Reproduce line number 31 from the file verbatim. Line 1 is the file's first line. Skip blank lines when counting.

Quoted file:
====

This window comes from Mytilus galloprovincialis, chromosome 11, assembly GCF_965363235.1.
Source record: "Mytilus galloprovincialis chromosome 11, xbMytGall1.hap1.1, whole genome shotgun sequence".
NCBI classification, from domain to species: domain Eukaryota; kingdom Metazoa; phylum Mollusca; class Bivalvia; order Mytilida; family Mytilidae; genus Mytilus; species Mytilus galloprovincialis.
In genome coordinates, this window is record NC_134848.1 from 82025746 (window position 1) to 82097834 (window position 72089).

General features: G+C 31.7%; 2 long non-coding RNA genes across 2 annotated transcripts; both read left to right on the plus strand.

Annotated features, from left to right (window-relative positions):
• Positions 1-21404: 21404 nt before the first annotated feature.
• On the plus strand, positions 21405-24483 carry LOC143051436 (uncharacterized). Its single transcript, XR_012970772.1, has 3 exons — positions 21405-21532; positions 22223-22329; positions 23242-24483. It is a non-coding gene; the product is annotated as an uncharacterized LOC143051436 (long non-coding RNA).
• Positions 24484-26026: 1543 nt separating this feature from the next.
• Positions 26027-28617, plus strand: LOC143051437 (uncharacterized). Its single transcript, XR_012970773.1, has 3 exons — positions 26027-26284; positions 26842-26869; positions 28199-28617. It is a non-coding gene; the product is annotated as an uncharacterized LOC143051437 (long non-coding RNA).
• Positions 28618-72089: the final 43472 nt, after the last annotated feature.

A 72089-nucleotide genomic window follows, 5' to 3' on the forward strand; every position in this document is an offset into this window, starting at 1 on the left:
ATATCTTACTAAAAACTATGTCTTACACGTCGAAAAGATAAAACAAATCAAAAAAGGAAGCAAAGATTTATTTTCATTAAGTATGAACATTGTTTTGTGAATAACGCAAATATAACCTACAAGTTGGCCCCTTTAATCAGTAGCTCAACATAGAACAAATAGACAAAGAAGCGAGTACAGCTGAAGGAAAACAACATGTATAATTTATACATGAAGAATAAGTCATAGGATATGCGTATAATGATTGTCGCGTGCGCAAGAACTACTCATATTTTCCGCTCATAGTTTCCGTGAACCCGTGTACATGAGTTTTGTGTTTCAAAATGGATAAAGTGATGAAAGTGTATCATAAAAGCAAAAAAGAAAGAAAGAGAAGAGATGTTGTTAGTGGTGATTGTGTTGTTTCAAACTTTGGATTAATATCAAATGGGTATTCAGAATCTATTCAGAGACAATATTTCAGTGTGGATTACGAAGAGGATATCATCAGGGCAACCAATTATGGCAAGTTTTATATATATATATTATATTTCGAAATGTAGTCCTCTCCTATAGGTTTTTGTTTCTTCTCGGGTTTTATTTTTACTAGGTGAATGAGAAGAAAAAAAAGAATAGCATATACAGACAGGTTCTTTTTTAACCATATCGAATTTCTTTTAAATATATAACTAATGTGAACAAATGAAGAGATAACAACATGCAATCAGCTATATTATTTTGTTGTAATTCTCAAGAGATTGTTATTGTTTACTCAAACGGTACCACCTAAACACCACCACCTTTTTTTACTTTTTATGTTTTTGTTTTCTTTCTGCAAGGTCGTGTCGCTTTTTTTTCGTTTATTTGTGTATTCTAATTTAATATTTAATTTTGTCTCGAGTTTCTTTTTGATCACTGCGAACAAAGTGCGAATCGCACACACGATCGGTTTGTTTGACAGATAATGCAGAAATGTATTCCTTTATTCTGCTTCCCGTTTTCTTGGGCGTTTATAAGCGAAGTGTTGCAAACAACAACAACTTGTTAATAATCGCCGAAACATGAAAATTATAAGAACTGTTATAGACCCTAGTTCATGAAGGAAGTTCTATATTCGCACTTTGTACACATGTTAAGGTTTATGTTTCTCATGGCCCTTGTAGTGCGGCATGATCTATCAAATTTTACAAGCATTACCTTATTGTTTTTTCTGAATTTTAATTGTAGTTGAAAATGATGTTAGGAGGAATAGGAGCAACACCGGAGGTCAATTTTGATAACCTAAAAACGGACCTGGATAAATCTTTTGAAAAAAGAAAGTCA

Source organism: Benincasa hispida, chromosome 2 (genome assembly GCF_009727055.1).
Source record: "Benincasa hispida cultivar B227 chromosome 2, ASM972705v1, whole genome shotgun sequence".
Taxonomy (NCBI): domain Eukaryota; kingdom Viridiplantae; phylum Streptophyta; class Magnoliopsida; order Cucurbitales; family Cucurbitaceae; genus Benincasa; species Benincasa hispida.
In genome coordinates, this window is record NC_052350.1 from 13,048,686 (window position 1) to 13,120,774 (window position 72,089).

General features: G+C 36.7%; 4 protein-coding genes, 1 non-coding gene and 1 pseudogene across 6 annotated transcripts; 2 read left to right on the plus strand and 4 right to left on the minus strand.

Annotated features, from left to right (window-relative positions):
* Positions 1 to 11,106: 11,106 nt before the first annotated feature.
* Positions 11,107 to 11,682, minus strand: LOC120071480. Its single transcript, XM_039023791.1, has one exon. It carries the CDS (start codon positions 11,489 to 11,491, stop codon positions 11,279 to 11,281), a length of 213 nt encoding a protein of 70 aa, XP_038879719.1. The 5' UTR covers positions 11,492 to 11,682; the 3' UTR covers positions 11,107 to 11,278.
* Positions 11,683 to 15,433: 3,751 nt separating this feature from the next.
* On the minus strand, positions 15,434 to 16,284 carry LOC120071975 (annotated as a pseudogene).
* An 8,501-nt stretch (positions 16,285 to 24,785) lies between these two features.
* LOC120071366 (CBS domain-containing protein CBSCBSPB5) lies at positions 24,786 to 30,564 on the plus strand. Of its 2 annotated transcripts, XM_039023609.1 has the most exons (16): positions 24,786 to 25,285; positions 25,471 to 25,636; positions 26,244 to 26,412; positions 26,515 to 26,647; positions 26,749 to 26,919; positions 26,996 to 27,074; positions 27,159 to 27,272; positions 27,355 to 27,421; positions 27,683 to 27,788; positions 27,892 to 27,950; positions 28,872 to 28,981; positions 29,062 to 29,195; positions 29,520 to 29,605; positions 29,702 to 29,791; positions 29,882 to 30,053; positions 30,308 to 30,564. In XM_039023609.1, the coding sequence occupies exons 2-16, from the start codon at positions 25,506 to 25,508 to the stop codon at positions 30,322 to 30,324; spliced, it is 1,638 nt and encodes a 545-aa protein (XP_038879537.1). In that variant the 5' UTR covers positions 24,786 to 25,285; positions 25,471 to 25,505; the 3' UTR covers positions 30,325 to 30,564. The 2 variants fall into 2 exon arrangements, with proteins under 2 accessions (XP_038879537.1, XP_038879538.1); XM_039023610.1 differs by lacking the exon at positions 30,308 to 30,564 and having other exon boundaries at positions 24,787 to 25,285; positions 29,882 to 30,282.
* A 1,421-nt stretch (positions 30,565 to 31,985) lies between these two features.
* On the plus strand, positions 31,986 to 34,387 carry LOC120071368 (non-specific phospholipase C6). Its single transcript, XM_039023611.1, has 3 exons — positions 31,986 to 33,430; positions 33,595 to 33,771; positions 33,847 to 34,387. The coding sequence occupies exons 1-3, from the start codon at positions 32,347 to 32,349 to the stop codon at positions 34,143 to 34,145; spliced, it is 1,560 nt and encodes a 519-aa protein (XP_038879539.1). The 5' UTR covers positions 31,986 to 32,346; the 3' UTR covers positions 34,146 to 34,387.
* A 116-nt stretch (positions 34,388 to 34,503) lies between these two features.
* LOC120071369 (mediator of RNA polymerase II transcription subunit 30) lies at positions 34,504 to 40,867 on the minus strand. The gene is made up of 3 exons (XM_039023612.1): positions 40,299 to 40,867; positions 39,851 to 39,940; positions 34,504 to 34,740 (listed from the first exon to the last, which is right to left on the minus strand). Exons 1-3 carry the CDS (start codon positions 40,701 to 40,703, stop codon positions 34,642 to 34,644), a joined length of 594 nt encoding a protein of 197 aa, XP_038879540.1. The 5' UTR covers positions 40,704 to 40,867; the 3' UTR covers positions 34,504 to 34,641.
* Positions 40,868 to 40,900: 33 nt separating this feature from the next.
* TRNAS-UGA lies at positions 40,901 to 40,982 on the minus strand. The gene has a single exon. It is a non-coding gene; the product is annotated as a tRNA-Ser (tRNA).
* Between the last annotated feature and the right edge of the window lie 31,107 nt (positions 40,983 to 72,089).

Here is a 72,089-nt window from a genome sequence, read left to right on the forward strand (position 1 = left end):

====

* TRNAS-UGA lies at positions 40,901 to 40,982 on the minus strand. The gene has a single exon. It is a non-coding gene; the product is annotated as a tRNA-Ser (tRNA).